Yesterday, the House of Representatives released a 1,018 page bill (H.R. 3200) to reform the nation's health care system. This is the first step in the House in the long slog to pass health reform. The bill will go through many different steps, committees, markups, hearings and floor procedures before it comes out the other end. In this post, I will try and explain all of these steps while also detailing the areas where transparency problems may arise. At Sunlight, we're trying to make sure that transparency in the entire legislative development of this bill is taken as a paramount concern by Congress.
The bill begins its journey when it is referred to committees with jurisdictional authority. In this case, there are three committees with direct jurisdiction over the health care reform bill: Education & Labor, Energy & Commerce and Ways & Means. Beginning this week, all three committees will hold markups on the bill. While the committees have slightly different jurisdictional authority -- Ways & Means covers tax provisions, Medicare and Medicaid and Education & Labor covers workplace protections -- they will all discuss the central, and most controversial, piece of health care reform, the public option. From the announced schedules of the committees (see the bottom of this post), the bill will be in Energy & Commerce for the longest period of time.
Transparency issues are bound to come up during these committee markups. The most pressing issue is the disclosure of amendments to be offered in committee during the markups. Will the amendments be disclosed prior to voting? During voting? Amendments should wind up in committee reports, along with the vote tallies -- barring a voice vote, which is not recorded -- but sometimes these are not posted to the committee web sites. The three committees should consider making this process as open as possible by providing a list of amendments offered online. The Rules Committee does this and I don't see why these committees couldn't do it too. (I'm told from independent sources that Ways & Means may be the worst committee for transparency, as they have yet to get proactive about posting materials to their web site as the other two committees have.)
The real problem, as it relates to transparency, will arise once the tri-committee markup is complete. The likely outcome of the tri-committee markup is that there will be competing versions of the bill that will need to be reconciled between the committee chairs, leadership and wayward Democrats seeking to influence the bill. This is exactly what happened with the cap and trade bill. The reconciliation between the committee chairs will not be done in open session and could result in a very different bill than the one that came out of the three committees. That being the case, there are good reasons to believe that a committee chair reconciliation will not result in the same outcome as the cap and trade bill. Here's why:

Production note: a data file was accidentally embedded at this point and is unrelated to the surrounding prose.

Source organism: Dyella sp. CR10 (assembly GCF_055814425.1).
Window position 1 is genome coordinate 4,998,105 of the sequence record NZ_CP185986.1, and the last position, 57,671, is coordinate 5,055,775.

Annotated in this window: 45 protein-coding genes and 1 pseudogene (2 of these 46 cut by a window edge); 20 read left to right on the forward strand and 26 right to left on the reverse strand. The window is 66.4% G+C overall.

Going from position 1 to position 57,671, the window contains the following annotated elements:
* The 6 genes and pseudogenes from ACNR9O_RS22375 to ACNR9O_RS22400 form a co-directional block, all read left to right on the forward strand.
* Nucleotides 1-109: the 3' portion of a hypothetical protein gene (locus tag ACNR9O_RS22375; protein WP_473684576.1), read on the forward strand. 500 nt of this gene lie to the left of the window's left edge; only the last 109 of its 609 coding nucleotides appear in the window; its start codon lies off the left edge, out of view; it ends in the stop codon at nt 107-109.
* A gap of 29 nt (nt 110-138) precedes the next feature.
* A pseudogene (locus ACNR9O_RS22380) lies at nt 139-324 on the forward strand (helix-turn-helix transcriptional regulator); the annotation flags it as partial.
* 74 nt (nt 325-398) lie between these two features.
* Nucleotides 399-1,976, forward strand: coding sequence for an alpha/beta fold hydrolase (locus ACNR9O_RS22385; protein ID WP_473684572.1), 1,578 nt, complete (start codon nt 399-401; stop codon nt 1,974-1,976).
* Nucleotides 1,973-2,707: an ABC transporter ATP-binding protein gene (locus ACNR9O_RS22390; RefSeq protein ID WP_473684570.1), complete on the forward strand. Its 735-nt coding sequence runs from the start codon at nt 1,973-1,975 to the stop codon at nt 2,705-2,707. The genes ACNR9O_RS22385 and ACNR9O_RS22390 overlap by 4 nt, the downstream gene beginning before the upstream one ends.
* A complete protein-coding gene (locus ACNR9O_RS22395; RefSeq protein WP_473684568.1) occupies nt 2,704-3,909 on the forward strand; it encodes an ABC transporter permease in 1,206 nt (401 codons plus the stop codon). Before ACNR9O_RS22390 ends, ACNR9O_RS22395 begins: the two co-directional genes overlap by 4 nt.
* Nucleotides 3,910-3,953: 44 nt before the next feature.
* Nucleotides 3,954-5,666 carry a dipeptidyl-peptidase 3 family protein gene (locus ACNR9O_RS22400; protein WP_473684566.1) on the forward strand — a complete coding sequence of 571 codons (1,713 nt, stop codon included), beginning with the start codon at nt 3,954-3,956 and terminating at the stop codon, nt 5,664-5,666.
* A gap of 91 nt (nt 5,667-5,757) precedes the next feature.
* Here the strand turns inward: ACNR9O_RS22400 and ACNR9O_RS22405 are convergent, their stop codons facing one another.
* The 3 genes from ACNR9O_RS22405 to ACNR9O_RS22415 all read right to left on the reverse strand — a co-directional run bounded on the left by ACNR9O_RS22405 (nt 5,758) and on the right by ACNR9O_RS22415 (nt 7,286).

The issue with cap and trade was that only Energy & Commerce held hearings on the bill. The bill was never considered in open session before the other eight committees with jurisdiction. Instead, the committee chairs met and hashed out a compromise behind closed doors and released a different bill that wasn't even complete. Unlike this process, the health reform bill will be reviewed in open session in all three committees and copies of the marked up bill language should be available, although perhaps in less than ideal quality, for the public to see and read. Thus, there shouldn't be as many surprises as the cap and trade committee compromise brought.
So, what happens after the committee chairs get together and put their versions of the bill together? The bill needs to go through one more committee: the Rules Committee. In a Rules Committee session the members will consider amendments to be offered during debate on the floor of the House. The committee will likely review over 200 amendments, rejecting most and allowing only a few. There is also the possibility that a manager's amendment will be considered, much like the cap and trade bill. The Rules Committee has been historically notorious for its lack of transparency. Lately it has been better than many other committees in disclosing committee amendments and reports online, but sessions are sometimes held late in the day, often going late into the night. The committee room is also not equipped with video equipment to televise the hearings online.
Finally, the bill will reach the floor of the House for consideration. This is pretty self-explanatory and will likely feature votes on amendments, a vote on a motion to recommit and a final vote on passage. All will be televised.
Below is the announced committee schedule:
July 15: Education & Labor holds first markup. Only opening statements made.
July 16: Education & Labor continues markup with introduction of amendments and voting. Energy & Commerce begins markup (2:00 pm). Ways & Means begins markup (9:00 am).
July 17: Energy & Commerce continues markup.
July 20: Energy & Commerce continues markup.
July 21: Energy & Commerce continues markup.
July 22: Energy & Commerce continues markup.